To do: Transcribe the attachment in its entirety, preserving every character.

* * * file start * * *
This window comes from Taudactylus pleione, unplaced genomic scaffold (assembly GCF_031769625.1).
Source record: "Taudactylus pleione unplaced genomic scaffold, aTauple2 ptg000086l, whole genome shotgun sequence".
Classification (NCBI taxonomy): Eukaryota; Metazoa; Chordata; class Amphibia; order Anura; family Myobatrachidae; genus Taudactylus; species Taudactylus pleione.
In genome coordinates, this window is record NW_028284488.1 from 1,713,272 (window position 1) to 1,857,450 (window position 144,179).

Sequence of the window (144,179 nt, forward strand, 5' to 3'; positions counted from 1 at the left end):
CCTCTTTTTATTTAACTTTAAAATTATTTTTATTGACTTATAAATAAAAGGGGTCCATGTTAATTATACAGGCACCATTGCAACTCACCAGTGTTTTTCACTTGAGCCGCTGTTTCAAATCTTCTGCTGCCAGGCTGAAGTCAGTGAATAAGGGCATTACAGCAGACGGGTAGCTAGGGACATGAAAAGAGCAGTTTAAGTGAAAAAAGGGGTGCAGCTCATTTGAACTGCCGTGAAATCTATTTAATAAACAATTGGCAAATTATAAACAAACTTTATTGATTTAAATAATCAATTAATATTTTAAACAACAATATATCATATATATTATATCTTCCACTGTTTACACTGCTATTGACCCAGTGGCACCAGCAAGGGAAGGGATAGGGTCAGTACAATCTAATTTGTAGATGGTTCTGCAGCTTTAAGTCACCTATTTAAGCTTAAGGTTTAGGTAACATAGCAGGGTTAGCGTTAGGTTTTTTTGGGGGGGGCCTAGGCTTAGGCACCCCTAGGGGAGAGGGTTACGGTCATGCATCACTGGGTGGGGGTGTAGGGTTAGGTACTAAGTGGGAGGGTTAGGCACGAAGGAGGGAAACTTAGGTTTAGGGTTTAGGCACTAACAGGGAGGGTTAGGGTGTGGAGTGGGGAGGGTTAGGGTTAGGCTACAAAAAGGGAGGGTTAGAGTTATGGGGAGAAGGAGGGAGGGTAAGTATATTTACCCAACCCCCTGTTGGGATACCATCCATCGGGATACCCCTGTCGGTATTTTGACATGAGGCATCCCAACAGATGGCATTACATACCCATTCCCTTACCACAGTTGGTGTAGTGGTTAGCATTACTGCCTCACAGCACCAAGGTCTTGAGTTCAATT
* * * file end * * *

This window comes from Taudactylus pleione, unplaced genomic scaffold (assembly GCF_031769625.1).
Source record: "Taudactylus pleione unplaced genomic scaffold, aTauple2 ptg000086l, whole genome shotgun sequence".
Classification (NCBI taxonomy): Eukaryota; Metazoa; Chordata; class Amphibia; order Anura; family Myobatrachidae; genus Taudactylus; species Taudactylus pleione.
In genome coordinates, this window is record NW_028284488.1 from 1,713,272 (window position 1) to 1,857,450 (window position 144,179).

Sequence of the window (144,179 nt, forward strand, 5' to 3'; positions counted from 1 at the left end):
CCTCTTTTTATTTAACTTTAAAATTATTTTTATTGACTTATAAATAAAAGGGGTCCATGTTAATTATACAGGCACCATTGCAACTCACCAGTGTTTTTCACTTGAGCCGCTGTTTCAAATCTTCTGCTGCCAGGCTGAAGTCAGTGAATAAGGGCATTACAGCAGACGGGTAGCTAGGGACATGAAAAGAGCAGTTTAAGTGAAAAAAGGGGTGCAGCTCATTTGAACTGCCGTGAAATCTATTTAATAAACAATTGGCAAATTATAAACAAACTTTATTGATTTAAATAATCAATTAATATTTTAAACAACAATATATCATATATATTATATCTTCCACTGTTTACACTGCTATTGACCCAGTGGCACCAGCAAGGGAAGGGATAGGGTCAGTACAATCTAATTTGTAGATGGTTCTGCAGCTTTAAGTCACCTATTTAAGCTTAAGGTTTAGGTAACATAGCAGGGTTAGCGTTAGGTTTTTTTGGGGGGGGCCTAGGCTTAGGCACCCCTAGGGGAGAGGGTTACGGTCATGCATCACTGGGTGGGGGTGTAGGGTTAGGTACTAAGTGGGAGGGTTAGGCACGAAGGAGGGAAACTTAGGTTTAGGGTTTAGGCACTAACAGGGAGGGTTAGGGTGTGGAGTGGGGAGGGTTAGGGTTAGGCTACAAAAAGGGAGGGTTAGAGTTATGGGGAGAAGGAGGGAGGGTAAGTATATTTACCCAACCCCCTGTTGGGATACCATCCATCGGGATACCCCTGTCGGTATTTTGACATGAGGCATCCCAACAGATGGCATTACATACCCATTCCCTTACCACAGTTGGTGTAGTGGTTAGCATTACTGCCTCACAGCACCAAGGTCTTGAGTTCAATT